Ignoring court order, police in Kentucky town put mentally ill man on bus to Florida
BY R.G. DUNLOP
Kentucky Center for Investigative Reporting May 29, 2015
CARROLLTON — Adam Horine leaned on the courtroom podium, wept and begged.
He called himself "crazy" but insisted he could represent himself. He said he was dying and needed care.
The April 22 hearing before Carroll District Judge Elizabeth Chandler stood out from Horine's many other court appearances over the years for an array of mostly minor offenses.
In a rambling, sometimes confusing dialogue with the judge, Horine, 31, his voice cracking, said he loved Kentucky, but "they are trying to force me out."
Horine was absolutely right. Just hours later, he'd be embarking — alone — on a 900-mile, one-way bus trip to Florida, courtesy of the Carrollton Police Department.
"I should be in the hospital," Horine pleaded with the judge during the hearing. "I have mental illness, and I say things I shouldn't say. But I would never hurt anybody. I never have."
Chandler responded that Horine looked sick, according to a video of the hearing obtained by the Kentucky Center for Investigative Reporting. And she questioned his competence to enter a plea to misdemeanor charges of disorderly conduct and making verbal threats.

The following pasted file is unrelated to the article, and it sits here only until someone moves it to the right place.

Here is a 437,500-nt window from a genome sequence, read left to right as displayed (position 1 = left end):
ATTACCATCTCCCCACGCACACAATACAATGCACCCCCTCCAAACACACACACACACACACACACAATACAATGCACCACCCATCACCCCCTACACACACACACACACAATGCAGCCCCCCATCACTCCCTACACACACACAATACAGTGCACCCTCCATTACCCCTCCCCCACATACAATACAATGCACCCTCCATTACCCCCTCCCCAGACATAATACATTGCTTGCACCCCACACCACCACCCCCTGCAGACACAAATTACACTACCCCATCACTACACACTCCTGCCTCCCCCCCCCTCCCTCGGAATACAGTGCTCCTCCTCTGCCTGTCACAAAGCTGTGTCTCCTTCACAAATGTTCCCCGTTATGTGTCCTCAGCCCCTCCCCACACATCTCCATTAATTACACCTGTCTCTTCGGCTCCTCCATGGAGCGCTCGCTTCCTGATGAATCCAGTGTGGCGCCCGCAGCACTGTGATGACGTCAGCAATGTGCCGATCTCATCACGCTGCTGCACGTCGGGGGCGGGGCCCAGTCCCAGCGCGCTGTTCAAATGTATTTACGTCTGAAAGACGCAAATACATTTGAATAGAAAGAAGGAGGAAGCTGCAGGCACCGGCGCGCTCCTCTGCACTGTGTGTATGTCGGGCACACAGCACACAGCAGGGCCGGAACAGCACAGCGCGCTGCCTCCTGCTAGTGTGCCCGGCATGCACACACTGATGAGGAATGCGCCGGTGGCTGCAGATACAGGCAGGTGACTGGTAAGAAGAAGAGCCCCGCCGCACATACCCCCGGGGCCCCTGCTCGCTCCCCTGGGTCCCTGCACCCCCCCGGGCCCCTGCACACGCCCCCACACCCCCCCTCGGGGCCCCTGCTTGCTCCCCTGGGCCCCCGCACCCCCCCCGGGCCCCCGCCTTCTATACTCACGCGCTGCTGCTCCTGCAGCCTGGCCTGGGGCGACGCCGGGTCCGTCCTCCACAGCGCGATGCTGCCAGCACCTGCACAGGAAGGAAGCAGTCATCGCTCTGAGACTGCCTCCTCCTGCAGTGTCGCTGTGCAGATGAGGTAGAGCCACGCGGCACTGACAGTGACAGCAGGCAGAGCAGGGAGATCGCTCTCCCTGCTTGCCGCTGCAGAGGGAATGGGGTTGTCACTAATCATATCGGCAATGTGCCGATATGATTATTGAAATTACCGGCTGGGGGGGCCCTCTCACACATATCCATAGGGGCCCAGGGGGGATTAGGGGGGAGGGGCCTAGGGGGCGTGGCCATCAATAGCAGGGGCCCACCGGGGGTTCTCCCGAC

She ordered an immediate mental-health examination and transport to Eastern State Hospital in Lexington for a more thorough psychiatric assessment.
Within hours, a social worker's preliminary evaluation at the Carroll County jail determined Horine was hearing voices, felt suicidal, was not sleeping, had no medication and wanted to hurt "certain people."
The next step was Eastern State, where Horine could receive the treatment the social worker and the judge thought he urgently needed.
But Carrollton police had a very different plan for Horine. They wanted him out of town and out of the state. They wanted to rid themselves of this tormented petty criminal. They wanted to make him someone else's problem.
So, just hours after the hearing, a police officer, acting at the direction of police Chief Michael Willhoite, plucked Horine from jail. Officer Ron Dickow drove him 50 miles in a police cruiser to Louisville. Arriving at the Greyhound terminal downtown before dawn, Dickow bought Horine a one-way bus ticket to Florida with money provided by the chief.
Dickow forked over the change — about $18 — to Horine. Then he sent the emotionally troubled man on a 28-hour solitary bus ride to the Sunshine State's west coast.
And in one more bizarre twist, the justice system that sent Horine to Florida had to charge him with a new crime to extradite him to Kentucky. The offense? Escape from jail, a felony.
TLDR: Judge orders mental health evaluation for a defendant, cops say "nah" and put him on a bus to Florida to get him out of town then charge him with escape from jail.